In San Diego, despite having lower breast cancer incidence rates, African American women’s’ mortality rates are 41 percent higher than their counterparts. The same research indicates that African American women are often diagnosed at later stages, sometimes with more aggressive forms of cancer and at younger ages. Komen San Diego is working to change this reality. Using best practices learned through a ground-breaking Latina initiative, we are conducting intensive peer-to-peer education where these women live, work, shop, pray or play. This effort allows Komen San Diego to bring education and medical services to a community where none exists. Without it, at least 300 women would not be screened; and thousands more would not benefit from the permanent improvements to community health networks.
- Community Organization – Building partnerships and leveraging strategic relationships to address barriers by pooling resources, sharing best practices, reducing redundancies in services, and uniting partners around the project’s goals and objectives.
- Direct Education – Komen-supported community educators provide direct outreach and aid women in scheduling a mammogram appointment. These educators also provide continuous follow-up to support women through the process and increase the rate of completed mammograms.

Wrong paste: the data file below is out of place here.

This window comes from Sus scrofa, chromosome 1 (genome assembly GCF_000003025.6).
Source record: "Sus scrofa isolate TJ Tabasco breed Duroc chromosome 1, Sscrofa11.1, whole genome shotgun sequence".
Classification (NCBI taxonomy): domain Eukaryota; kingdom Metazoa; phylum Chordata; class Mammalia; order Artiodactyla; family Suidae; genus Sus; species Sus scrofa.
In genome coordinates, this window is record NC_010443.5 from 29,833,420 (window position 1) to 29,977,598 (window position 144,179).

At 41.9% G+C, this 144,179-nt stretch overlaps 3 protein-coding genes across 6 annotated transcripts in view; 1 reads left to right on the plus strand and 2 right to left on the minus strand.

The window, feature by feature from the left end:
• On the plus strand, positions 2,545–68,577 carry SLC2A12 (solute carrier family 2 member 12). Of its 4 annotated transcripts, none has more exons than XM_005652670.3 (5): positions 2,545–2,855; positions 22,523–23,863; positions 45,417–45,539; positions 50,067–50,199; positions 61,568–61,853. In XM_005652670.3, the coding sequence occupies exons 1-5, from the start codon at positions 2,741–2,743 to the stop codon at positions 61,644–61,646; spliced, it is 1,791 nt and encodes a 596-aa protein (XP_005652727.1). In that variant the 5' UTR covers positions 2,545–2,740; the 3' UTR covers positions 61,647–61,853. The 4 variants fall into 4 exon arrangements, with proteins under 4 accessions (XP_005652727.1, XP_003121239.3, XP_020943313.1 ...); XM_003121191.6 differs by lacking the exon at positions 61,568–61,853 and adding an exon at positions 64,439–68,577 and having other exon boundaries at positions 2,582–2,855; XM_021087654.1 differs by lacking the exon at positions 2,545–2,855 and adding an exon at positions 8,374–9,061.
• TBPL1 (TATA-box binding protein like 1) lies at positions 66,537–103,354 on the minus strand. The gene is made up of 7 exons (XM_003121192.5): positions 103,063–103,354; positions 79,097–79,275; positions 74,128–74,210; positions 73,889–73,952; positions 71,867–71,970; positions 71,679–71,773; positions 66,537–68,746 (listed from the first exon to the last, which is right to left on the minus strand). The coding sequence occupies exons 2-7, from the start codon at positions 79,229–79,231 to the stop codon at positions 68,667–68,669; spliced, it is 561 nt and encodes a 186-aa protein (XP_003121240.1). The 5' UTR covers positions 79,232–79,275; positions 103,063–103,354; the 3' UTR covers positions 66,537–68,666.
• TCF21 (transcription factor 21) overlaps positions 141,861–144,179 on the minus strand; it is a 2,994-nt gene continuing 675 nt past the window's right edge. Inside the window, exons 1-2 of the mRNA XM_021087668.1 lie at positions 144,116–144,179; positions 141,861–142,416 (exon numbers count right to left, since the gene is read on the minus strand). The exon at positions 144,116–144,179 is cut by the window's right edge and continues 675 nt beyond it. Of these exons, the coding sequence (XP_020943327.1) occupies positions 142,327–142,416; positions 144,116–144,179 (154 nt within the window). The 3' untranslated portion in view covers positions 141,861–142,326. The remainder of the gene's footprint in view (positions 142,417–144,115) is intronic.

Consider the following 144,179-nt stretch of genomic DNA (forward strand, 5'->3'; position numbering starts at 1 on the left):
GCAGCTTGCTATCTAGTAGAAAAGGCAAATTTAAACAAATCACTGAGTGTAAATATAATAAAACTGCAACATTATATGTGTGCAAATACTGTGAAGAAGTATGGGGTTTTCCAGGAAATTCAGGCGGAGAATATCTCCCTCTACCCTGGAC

- Screening and Navigation Services – Komen’s community organizing practices help identify available services, ensure that services meet the standard 60-day quality care benchmarks and provide supplementary grants to fill any gaps in screening. Additionally, Komen uses a grant-funded patient navigator to coordinate follow-up.
Heroes Among Us – Community Spotlight
Sheri Hendrix understands the importance of being a self-advocate. At the age of 41 she went to her doctor and asked if she should be having a mammogram and explained that her grandma and great grandma both had breast cancer. Her doctor said that it wasn’t hereditary because her mother didn’t have it. But Sheri insisted on getting her mammogram. After her first screening, she was diagnosed with Stage III or late stage breast cancer. Continue reading →